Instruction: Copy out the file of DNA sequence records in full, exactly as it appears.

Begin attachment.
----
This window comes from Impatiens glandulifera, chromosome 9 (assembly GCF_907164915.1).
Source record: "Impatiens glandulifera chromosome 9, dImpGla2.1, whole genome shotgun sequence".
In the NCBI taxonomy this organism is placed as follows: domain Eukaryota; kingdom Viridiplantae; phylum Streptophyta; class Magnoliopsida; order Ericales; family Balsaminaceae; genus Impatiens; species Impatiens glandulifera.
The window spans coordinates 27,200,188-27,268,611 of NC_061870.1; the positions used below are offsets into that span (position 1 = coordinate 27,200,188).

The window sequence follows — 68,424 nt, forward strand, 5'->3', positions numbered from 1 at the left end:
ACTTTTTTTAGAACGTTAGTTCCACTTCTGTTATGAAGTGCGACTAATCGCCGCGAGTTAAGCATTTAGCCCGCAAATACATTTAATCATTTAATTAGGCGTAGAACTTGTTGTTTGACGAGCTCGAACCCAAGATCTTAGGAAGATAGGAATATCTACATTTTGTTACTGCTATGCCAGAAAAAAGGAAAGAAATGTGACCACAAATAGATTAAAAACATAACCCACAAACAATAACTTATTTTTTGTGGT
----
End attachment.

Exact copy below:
This window comes from Impatiens glandulifera, chromosome 9 (assembly GCF_907164915.1).
Source record: "Impatiens glandulifera chromosome 9, dImpGla2.1, whole genome shotgun sequence".
In the NCBI taxonomy this organism is placed as follows: domain Eukaryota; kingdom Viridiplantae; phylum Streptophyta; class Magnoliopsida; order Ericales; family Balsaminaceae; genus Impatiens; species Impatiens glandulifera.
The window spans coordinates 27,200,188-27,268,611 of NC_061870.1; the positions used below are offsets into that span (position 1 = coordinate 27,200,188).

The window sequence follows — 68,424 nt, forward strand, 5'->3', positions numbered from 1 at the left end:
ACTTTTTTTAGAACGTTAGTTCCACTTCTGTTATGAAGTGCGACTAATCGCCGCGAGTTAAGCATTTAGCCCGCAAATACATTTAATCATTTAATTAGGCGTAGAACTTGTTGTTTGACGAGCTCGAACCCAAGATCTTAGGAAGATAGGAATATCTACATTTTGTTACTGCTATGCCAGAAAAAAGGAAAGAAATGTGACCACAAATAGATTAAAAACATAACCCACAAACAATAACTTATTTTTTGTGGT